“Where are the miracles today?”
Thoughts on 19th Sunday in Ordinary Time August 13, 2017
by Rev. Jim Ryan, firstname.lastname@example.org
Today’s Gospel story of Jesus inviting Peter to come to him on the water is a familiar one (Matthew 14:22-33). Peter responds by stepping out of the boat and walking toward Jesus. He stays upright until the winds hit him, he realizes what he is doing and he falls into the water.
For some reason this story of what may be referred to as the miracle of Peter walking on water has struck me to ask, “Where are the miracles today?” And, what are miracles, anyway? Are they only coincidences or embellishments? Are they what happens when the facts can no longer be supported by a rational explanation? Or is this story just an embellishment of a quite different story that occurred 35-45 years prior to the writing of this Gospel story?
Once the facts are exhausted then, it seems, something must explain what happened. And maybe that something is what we, for no reason but for convenience, call divine intervention.
Or are miracles a matter of randomness, that term so loved by those who have hit lhe limit of cold, hard reality? You know, things just happen. So why not miracles?
All these questions treat the notion of miracle as if only the spectacle of unexplained occurrences and unsubstantiated changes is the basis for identifying what is a miracle and when it happens.
But, what if miracle isn’t about spectacle after all? What if miracles, the really important ones, happen right under our noses ?
When I was at the parish in eastern Kentucky I had a friend, Marie Gangwish, who was a member of the Congregation of Divine Providence. Sister Marie was chaplain at Our Lady of the Way Hospital in Martin, Kentucky. She had a way of getting to people who were open to accepting God in their lives. Their life stories included life-long churchgoers who still hadn’t found God, or some who had no church and had definite opinions against all that religious stuff. Still others were just good ‘ol folks who mined coal, drank hard, smoked too much and waited for the end.
Marie would talk with them and they changed. They accepted God and were baptized. Marie was our Miracle Worker, not because she had power at her disposal. Marie’s miracles were of the “change one’s heart” variety.
Today’s miracles, especially the really big ones, are about conversion. When a person changes one’s heart and believes in God’s love, that is a miracle.
I have come to believe, and probably you too, that what is most satisfying to God is when a person turns away from the bad that they planned to do and turns toward doing good and taking care of others.
So, change of heart is one of today’s miracles.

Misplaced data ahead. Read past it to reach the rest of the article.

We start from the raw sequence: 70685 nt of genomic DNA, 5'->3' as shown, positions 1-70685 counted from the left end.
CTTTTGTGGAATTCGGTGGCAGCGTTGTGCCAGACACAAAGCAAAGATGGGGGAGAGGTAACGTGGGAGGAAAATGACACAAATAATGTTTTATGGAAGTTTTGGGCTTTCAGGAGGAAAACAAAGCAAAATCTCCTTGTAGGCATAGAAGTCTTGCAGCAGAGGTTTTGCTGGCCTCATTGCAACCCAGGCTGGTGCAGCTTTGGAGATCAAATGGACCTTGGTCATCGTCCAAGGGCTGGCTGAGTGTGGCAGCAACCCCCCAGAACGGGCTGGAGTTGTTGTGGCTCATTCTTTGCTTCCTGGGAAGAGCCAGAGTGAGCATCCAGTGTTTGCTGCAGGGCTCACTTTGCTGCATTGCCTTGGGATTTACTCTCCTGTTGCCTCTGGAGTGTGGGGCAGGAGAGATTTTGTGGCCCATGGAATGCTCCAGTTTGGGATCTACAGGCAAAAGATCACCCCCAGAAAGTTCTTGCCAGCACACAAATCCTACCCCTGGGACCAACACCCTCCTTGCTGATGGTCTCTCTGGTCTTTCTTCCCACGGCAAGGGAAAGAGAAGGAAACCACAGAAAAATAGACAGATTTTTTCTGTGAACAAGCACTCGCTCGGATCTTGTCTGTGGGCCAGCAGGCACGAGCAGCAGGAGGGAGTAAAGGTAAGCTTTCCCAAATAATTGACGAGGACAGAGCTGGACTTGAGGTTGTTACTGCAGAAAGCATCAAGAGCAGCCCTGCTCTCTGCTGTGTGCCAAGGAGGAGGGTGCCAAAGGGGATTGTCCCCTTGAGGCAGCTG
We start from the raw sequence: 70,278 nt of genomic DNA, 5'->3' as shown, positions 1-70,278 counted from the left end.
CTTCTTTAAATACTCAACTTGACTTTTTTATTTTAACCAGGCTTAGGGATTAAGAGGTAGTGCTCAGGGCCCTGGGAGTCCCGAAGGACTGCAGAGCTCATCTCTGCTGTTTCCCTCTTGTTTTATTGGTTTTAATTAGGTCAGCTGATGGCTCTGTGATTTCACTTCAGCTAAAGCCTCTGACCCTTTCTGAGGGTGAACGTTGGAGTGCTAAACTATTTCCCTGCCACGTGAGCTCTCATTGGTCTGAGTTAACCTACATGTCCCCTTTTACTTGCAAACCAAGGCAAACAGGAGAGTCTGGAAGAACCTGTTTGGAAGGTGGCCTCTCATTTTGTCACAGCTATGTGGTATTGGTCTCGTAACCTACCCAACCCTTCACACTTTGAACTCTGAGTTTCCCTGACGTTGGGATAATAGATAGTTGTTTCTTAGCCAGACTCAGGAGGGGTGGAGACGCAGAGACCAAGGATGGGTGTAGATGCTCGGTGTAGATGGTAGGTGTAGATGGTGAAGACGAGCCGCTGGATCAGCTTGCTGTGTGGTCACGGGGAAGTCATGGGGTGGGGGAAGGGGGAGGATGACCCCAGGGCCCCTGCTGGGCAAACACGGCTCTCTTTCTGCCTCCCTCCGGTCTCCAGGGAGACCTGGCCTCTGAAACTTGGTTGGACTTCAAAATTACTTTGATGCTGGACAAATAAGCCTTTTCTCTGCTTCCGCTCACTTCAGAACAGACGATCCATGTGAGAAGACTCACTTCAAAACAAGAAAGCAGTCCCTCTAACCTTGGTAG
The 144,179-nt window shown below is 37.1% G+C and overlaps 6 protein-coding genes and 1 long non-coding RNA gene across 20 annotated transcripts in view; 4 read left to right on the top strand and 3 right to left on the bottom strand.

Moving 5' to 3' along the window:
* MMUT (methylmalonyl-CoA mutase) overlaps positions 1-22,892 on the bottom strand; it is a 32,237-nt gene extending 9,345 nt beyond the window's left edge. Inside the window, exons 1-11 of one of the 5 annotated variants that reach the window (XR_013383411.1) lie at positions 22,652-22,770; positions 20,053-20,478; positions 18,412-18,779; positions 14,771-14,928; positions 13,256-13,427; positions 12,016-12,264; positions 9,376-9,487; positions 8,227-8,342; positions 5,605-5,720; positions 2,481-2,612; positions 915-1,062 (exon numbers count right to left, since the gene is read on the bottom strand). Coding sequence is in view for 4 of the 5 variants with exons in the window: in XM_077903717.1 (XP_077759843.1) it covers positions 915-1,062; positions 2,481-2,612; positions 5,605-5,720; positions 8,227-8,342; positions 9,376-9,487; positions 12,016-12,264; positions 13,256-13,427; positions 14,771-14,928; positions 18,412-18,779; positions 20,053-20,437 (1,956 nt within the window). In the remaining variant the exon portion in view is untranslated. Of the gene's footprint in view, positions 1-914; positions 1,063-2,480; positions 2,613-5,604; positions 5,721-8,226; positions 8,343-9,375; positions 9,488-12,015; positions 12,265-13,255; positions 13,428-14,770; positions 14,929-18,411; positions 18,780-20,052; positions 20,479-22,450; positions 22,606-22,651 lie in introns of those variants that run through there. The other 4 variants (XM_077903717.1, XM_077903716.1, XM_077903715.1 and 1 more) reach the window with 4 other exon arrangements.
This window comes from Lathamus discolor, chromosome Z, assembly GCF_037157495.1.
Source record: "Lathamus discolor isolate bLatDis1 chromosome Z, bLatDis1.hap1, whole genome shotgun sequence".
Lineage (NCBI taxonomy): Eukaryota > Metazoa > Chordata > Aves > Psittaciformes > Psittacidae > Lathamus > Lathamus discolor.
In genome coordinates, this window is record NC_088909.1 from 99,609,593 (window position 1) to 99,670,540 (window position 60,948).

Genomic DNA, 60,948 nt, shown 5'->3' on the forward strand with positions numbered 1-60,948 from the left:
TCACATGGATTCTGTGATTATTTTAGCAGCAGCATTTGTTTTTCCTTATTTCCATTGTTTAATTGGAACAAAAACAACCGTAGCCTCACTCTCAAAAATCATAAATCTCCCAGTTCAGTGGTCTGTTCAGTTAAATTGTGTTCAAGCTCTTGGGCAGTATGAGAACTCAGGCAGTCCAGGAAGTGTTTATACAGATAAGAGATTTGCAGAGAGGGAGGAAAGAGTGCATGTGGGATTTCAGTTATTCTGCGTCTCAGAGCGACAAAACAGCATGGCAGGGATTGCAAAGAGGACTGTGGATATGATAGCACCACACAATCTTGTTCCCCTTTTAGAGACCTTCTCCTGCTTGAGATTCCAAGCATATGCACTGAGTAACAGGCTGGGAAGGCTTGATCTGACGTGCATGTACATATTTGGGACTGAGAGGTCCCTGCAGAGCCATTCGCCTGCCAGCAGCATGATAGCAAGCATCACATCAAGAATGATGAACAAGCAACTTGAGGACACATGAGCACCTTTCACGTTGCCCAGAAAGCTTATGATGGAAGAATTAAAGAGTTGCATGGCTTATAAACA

Another miracle is hope in dying. On Friday Jean and I celebrated the birthday of a friend, a former co-worker, and one who has prayed with us here at Mary of Magdala Community. Gayle F. celebrated on Friday not just her birthday, but also the final journey she is on to her death. She weighs less than 80 pounds these days, is bedridden, can no longer take care of her own bodily functions. She is also happy to see family and friends, quite capable of conversing with them and accepting these final days as preparation for what’s next. However, when I looked into Gayle’s eyes I knew she was already someplace else. Her hope now is to move on to new life. We prayed, we anointed, we held hands, and we drew on her hope in dying.
This hope in dying is also a miracle. When you think about it, all the facts just tell us that when the body dies that’s the end. There is no more function so that’s it, end of story. Yet, to hope in dying, to be confident that there is something next, this is a miracle.
Today’s miracles, at least two of them, are Change of Heart and Hope in Dying. When you or I are blessed to witness these miracles it is no less than to be invited by Jesus to walk on water.
As we shared these thoughts today one of our members reminded us of a very special blessing. It is that these miracles are not single occurrences. They happen over and over again. And with any luck/providence we are part of the support that accompanies the miracle for those who experience it. These repeating miracles make our lives rich. And for this we are thankful.
One more thing. We also spoke this morning about Blessed Oscar Romero. The centenary of his birth is this week. He was born on August 15, 1917. One of our members pointed out to us that Oscar Romero had his own miraculous change of heart. He was a Bishop to the rich and the powerful. And he was content to carry on his duties as bishop without changing the status quo which was so critical to keeping the rich, rich and the poor, poor in El Salvador. But then, he had a change of heart. He began to see that Jesus really meant it when he said that those who lifted up the poor would be persecuted. Oscar Romero came to see that we are Christ and Christ is us – all of us. Here is a statement he made in one of his regular Sunday radio addresses on January 13, 1980:
“What an honor to think that all of you before me are Christ!
Even the humblest peasant, who may be pondering there next to a radio,
you are Christ! For your baptism is one with the death and resurrection
of the Lord.”
A Prayer (JR)
Where, O God, are the miracles?
Are they actual or only apparent?
Do they mean anything, or are they only curiosities?
Here, right in front of us, and here among us,
You reveal yourself in each one of us.
Let the miracle of a changed heart and of nourishment to feed our spirits
be enough for us to give you praise and thanks, to acknowledge your presence among us
and to do your work now and forever.